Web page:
Humanitarian action

British system is a better way to raise disaster aid

The outpouring of donations for victims of the Asian tsunami may well become the most generous response of all time to a natural disaster. The Red Cross, dozens of international relief organizations and UN agencies have been surprised by the tens of millions of dollars they have received for the arduous task they face. In fact, however, the response differs from others only in the level of giving.

tsunami survivor

A tsunami survivor sits amid debris in a fishing village outside Nagapattinam, India. World response to the disaster has been overwhelming—but also raises concerns about the way aid is collected and distributed, according to humanitarian experts at Tufts. © AFP/Getty Images

Other aspects, including the scramble of advertising, the confusing plethora of agencies asking for help and the uncertainty of donors about how much of their gifts will ever reach those in need, have characterized earlier mobilizations for Liberia, Haiti, Hurricane Mitch, Darfur and other recent emergencies.

This may seem an inappropriate moment to question the world’s response mechanism for international emergencies, but it is, in fact, one of the few times when ordinary citizens have an opportunity to consider the bigger picture and to make personal decisions about how they might assist. There is so much competition for funds that many people simply turn off and make no donation at all. An overwhelming proportion of potential givers think that too much is spent on administration and advertising.

A frail creature
Relief organizations have an additional problem. When the tsunami struck, most were already stretched to the financial limit by other emergencies. They began their response to the Asian tsunami with few cash reserves, and although many have ongoing development programs in the region, the money for those is usually not transferable. The current fund-raising scramble thus illuminates the broader weakness of the world’s humanitarian apparatus: a frail creature with limited capacity and reach.

In the 1990s, almost two billion people were affected by disasters, 90 percent of which occurred in developing countries. The humanitarian response to each one was similar: an international alarm, sudden appeals, pictures of relief supplies being loaded onto aircraft, and then, a few weeks later, silence. In fact, the international response mechanism is like operating a volunteer fire brigade—except that the volunteers have to acquire the fire trucks, the pumps and the water before they can leave for the fire.

In Britain there is a much better system. The 12 major British charities are members of a Disasters Emergency Committee. When a major emergency arises, they go into collaborative mode. The BBC and ITV organize a broadcast appeal that is made available to local as well as national radio and television stations. The national and local press provide free advertising. The British Bankers Association coordinates the establishment of dedicated bank accounts. The post office sets up a single post office box number for mail-in donations, and British Telecom sets up a national telephone system with a single toll-free number.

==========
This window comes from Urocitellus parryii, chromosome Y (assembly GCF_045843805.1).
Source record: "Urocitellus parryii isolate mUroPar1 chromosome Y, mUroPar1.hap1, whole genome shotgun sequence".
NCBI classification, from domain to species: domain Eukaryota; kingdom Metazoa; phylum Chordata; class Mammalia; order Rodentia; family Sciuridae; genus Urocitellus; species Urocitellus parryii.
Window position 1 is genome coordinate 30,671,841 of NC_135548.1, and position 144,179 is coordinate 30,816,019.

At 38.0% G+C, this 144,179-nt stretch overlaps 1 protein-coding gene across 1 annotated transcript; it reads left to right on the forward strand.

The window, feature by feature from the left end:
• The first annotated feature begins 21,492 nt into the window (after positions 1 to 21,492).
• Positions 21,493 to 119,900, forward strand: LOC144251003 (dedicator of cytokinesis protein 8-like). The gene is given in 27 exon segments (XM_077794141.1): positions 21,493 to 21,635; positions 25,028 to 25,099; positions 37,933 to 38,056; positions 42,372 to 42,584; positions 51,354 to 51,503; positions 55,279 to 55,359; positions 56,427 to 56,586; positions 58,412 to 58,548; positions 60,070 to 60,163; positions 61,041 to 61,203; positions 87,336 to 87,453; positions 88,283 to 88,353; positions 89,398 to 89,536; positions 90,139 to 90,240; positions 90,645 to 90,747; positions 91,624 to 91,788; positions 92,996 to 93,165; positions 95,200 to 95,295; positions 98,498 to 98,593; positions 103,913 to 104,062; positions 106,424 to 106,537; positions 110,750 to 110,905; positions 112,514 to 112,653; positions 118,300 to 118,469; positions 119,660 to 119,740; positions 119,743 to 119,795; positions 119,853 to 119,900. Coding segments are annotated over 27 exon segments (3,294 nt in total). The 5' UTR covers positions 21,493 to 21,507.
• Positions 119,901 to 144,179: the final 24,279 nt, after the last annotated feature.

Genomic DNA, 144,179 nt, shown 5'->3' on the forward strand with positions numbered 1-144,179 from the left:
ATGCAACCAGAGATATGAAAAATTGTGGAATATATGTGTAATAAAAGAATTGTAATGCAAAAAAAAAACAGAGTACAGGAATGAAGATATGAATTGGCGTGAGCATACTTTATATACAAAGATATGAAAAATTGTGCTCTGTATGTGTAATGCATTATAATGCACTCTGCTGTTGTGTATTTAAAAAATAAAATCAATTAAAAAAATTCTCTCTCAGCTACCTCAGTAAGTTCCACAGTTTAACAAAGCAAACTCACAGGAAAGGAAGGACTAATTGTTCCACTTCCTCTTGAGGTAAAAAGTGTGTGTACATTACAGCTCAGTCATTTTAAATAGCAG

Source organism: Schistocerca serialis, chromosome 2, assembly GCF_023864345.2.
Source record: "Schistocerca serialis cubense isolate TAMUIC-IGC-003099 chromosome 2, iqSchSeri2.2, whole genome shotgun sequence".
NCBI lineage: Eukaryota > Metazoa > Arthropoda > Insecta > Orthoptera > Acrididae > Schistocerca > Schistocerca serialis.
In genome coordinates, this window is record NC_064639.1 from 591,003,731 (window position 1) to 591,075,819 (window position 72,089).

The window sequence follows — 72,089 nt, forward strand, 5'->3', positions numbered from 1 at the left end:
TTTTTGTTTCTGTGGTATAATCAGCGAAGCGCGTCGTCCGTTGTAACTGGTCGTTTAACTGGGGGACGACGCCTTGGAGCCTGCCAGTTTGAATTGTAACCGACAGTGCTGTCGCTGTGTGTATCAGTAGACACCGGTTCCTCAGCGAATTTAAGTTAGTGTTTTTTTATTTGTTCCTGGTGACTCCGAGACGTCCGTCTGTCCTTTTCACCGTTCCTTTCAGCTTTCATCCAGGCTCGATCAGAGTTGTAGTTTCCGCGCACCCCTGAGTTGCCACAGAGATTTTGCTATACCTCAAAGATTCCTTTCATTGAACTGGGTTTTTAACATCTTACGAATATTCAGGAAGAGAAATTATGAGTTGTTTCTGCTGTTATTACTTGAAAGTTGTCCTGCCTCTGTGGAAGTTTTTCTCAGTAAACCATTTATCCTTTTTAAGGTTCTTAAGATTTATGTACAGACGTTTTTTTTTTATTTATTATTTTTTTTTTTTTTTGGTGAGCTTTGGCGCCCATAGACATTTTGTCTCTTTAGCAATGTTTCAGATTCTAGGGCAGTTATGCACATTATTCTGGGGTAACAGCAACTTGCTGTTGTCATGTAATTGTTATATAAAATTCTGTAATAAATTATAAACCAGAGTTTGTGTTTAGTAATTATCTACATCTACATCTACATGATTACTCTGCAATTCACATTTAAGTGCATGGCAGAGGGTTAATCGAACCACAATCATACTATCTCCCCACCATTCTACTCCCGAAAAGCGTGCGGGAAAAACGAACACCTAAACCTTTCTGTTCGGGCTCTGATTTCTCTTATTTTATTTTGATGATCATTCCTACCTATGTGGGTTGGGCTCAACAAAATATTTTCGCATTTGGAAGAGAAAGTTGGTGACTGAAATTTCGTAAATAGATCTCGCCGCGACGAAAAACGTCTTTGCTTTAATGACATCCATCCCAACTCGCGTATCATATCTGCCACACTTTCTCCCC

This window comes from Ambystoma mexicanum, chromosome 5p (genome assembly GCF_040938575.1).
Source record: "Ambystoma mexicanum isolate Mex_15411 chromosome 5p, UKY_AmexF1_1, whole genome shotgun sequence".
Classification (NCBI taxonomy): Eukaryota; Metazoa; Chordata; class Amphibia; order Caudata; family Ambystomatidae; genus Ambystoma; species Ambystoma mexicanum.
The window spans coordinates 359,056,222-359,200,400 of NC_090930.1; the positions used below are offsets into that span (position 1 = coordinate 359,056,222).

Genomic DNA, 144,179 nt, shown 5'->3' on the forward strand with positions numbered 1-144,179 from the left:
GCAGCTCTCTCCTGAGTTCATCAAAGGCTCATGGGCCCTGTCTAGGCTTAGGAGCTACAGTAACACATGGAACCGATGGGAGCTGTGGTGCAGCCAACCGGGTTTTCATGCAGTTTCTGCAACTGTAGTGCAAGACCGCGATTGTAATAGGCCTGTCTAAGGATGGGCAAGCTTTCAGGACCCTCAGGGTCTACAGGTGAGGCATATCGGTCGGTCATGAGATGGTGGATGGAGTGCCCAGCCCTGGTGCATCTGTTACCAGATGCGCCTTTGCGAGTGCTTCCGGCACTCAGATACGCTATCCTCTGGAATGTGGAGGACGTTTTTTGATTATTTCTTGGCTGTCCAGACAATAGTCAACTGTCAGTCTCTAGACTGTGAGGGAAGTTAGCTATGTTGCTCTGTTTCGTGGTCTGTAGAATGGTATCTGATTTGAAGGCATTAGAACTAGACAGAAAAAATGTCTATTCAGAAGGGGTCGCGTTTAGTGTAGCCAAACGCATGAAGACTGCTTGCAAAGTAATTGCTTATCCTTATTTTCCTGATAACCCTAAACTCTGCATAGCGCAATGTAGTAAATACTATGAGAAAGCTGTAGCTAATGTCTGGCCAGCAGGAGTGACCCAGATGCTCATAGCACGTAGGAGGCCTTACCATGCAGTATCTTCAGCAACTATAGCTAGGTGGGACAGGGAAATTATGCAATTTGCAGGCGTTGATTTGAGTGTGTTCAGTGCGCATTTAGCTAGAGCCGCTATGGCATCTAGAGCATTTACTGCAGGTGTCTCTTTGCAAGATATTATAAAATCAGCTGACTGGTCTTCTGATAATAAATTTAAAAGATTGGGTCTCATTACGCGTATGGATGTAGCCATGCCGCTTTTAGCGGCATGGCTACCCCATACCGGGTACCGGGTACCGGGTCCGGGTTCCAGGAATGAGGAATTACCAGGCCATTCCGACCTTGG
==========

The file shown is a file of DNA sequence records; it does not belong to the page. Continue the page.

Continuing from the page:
Good management
The British disasters committee, which retains an emergency reserve of 200,000 pounds, gears up fast and keeps fund-raising costs low. It is also concerned about how money is spent. Funds are allocated among member organizations on the basis of their track record in countries where a particular emergency has occurred. An organization with no experience in the tsunami areas, for example, is unlikely to receive much funding. Instead of a bewildering plethora of agencies and appeals, British donors can take reasonable assurance that their money will be well managed. Last year, the committee raised 35 million pounds from the British public for the crisis in Sudan, and by January 4 of this year, had raised an unprecedented 76 million pounds for victims of the tsunami.

The disasters committee was not formed out of the goodness of the hearts of charitable organizations. It was born in 1963, when the BBC told emergency organizations it was tired of competitive fund-raising and myriad appeals from organizations whose bona fides it could not verify. Relief groups were ordered to create a coordination mechanism. It worked—to the benefit of the organizations and their contributors, but more important, to the benefit of disaster victims.

The time has come for a disasters emergency committee in the United States.

Ian Smillie and Larry Minear are with the Friedman School’s Feinstein International Famine Center, where Minear directs the Humanitarianism and War Project. They are the authors of The Charity of Nations: Humanitarian Action in a Calculating World (Kumarian Press, 2004). This piece appeared in the January 17 edition of The Boston Globe.